In our society there have been many reiterations of systems of injustice meant to “cage” and stifle the progression of African Americans. When we first began looking at mass incarceration as one of these systems, I was at first skeptical. But although there are many differences between the iterations, are many similarities. Within every generation of my family (on both sides) I can think of at least two people who have gone to prison, or who are currently in prison. And of course I had always questioned this fact, especially when they’ve been in prison for decades, for minor offences. But growing up it wasn’t out of the ordinary in the neighborhood that I grew up in, I would even say that it was pretty ordinary. People died and people went to prison, I wasn’t something we talked about. But one thing people really didn’t do, was go to college.

Throughout all of my years in the education system, I’ve always felt that the system was not built for me, or ‘people like me’. And because of this I’ve always had to work twice, sometimes three times as hard only to still, constantly have to play catch-up. I’ve had teachers and guidance counselors tell me that college wasn’t meant for me. And yet here I am in my junior year of college, and even now it can be difficult to get past this barrier, that I fell is still between me and higher education. Stokely Carmichael discusses the urgency, with which black people need to get themselves together and contribute to the development of larger society. This I believe is reflected in the many actions that black people make, in order to survive in a society that is built on the opposite.

Sometimes it seems as if this society that we live in feeds off the ‘suffering’ of black people. There is already a stigma placed on every black person within this society. But to be both a black person and a felon, is to experience the loss of all of ones freedoms and rights. Michelle Alexander talks about prison, and the huge amount of restrictions that are placed on prisoners after they are released. When they are released that is not the end of it, this goes on to affect their lives forever. They struggle to get jobs, and houses, this makes getting on the ‘straight and narrow’ next to impossible. And as mass incarceration is only the most recently reiteration of this system, I am truly afraid to see what comes next.

The Reiteration of Jim Crow

“Cotton’s family tree tells the story of several generations of black men who were born in the United States but who were denied the most basic freedom that democracy promises—the freedom to vote for those who will make the rules and laws that govern one’s life. Cotton’s great-great-grandfather could not vote as a slave. His great-grandfather was beaten to death by the Ku Klux Klan for attempting to vote. His grandfather was prevented from voting by Klan intimidation. His father was barred from voting by poll taxes and literacy tests. Today, Jarvious Cotton cannot vote because he, like many black men in the United States, has been labeled a felon and is currently on parole”. (Michelle Alexander, The New Jim Crow)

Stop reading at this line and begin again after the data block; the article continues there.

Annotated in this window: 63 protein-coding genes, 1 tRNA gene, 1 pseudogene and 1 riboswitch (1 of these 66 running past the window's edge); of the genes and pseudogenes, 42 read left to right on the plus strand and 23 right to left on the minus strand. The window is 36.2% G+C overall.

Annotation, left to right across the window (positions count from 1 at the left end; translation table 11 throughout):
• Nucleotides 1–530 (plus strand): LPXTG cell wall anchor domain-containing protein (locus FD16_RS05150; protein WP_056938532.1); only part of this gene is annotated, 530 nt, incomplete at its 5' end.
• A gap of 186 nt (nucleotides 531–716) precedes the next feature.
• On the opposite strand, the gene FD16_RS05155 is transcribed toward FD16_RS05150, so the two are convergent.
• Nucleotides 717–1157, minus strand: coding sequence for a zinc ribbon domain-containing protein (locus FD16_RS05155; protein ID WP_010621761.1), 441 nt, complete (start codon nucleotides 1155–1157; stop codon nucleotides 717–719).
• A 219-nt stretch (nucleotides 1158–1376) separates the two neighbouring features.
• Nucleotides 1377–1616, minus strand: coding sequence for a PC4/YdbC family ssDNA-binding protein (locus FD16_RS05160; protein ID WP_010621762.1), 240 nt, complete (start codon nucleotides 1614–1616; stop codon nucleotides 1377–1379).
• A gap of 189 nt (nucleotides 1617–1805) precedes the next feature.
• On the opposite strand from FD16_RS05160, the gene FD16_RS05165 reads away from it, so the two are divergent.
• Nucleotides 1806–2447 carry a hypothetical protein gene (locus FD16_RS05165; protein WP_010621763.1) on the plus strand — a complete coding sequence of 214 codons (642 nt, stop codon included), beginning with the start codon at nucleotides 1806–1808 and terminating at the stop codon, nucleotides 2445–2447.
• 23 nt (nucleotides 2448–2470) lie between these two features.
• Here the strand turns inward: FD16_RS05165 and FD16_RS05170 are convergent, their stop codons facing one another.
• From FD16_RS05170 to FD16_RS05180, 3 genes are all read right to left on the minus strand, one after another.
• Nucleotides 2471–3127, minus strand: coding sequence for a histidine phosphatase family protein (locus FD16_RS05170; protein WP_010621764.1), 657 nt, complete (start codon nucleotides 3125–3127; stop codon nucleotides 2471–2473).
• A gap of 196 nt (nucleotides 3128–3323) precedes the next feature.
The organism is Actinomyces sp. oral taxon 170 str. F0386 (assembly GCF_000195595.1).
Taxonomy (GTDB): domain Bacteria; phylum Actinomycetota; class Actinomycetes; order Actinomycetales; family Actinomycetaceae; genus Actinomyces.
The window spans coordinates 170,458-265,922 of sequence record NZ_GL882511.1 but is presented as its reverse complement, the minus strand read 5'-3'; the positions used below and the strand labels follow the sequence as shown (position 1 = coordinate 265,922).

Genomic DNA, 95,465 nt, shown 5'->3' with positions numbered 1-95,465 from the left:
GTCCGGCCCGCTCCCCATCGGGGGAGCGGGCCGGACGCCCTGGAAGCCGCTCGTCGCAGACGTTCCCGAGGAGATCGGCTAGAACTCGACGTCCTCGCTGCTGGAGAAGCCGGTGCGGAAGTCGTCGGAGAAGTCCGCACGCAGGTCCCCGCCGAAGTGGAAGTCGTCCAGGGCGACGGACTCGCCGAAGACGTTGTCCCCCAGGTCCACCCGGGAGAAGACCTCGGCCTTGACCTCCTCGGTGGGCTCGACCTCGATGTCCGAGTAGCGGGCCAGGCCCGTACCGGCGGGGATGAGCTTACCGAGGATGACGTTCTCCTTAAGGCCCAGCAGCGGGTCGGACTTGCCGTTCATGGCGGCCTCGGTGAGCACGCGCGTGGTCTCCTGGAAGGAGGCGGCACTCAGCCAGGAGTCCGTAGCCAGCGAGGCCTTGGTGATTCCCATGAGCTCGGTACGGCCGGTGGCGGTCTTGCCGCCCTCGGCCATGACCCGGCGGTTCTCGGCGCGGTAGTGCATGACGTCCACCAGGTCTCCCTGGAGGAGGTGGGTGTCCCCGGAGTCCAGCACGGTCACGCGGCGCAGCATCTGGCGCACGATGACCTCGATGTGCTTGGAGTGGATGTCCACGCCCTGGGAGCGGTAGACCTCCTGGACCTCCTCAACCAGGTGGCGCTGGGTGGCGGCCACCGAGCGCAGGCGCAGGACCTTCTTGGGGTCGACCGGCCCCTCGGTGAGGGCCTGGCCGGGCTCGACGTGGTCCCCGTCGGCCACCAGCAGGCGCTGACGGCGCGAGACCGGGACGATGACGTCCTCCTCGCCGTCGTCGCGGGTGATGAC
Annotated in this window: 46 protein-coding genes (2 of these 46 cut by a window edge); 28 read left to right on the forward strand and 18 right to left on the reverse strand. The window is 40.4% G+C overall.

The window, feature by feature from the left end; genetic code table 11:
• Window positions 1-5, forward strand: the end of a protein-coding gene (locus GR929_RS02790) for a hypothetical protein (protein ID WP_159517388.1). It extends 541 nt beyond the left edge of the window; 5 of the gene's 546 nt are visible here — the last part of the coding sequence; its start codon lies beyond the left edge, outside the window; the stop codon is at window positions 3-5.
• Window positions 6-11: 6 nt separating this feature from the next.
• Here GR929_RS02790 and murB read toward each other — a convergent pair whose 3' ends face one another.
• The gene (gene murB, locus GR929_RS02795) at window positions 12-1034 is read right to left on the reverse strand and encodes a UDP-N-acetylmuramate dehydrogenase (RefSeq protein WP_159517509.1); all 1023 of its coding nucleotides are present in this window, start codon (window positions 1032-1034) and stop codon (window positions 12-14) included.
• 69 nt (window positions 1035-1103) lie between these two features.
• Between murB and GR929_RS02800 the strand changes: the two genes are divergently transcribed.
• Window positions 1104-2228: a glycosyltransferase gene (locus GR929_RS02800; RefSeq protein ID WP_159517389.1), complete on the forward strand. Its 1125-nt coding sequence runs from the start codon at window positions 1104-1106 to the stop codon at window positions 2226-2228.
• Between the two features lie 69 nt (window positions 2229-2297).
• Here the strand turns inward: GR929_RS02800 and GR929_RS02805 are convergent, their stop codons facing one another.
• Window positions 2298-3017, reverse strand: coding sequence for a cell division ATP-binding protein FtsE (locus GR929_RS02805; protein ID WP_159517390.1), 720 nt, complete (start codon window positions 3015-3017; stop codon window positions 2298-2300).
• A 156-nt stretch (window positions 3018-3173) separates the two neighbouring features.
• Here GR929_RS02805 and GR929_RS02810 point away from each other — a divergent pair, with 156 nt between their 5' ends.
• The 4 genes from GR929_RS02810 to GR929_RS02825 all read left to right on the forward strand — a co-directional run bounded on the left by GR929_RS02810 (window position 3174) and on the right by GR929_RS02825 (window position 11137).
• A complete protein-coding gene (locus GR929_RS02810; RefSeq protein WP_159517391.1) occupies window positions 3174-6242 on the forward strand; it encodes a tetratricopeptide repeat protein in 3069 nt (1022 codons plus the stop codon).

I would never have thought that a book details the happenings during the time of Jim Crow, would be so reminiscent of the actions being portrayed in the media today. I’ve often heard that what is happening today “is nothing new, and that it is only technology that has evolved”, as things are now being recorded for all to see. But those actions (Murders, beatings, etc.) are very much parallel to the actions happening today. Michelle Alexander explains in detail, the many reiterations of systems built upon the backs of African American’s in this country.

Slavery was the first wave of this system, she begins by addressing the issue of race. She sheds light upon the fact that this idea of ‘race’ is a fairly recent development, implemented here in America in order to classify people. ‘Blacks” were shipped in directly from Africa (instead of an English speaking country), in an effort for whites to protect their superior status and maintain dominance (non-English speaking slaves, were much easier to control). The next wave to come was the era of Jim Crow. When I think of the Jim Crow era, I often think of this idea of ‘separate but equal’ and lynching. Considered technically ‘free’ blacks were often killed, beaten, and terrorized by ‘superior whites’. The men were feared, the women were raped, and the children were sold. And although America was thought to have been built on values such as liberty, freedom and equality, blacks were seen and treated as second-class citizens. She then speaks about the era of mass incarceration. The increased population of African Americans in prisons, and the deterioration of the black community.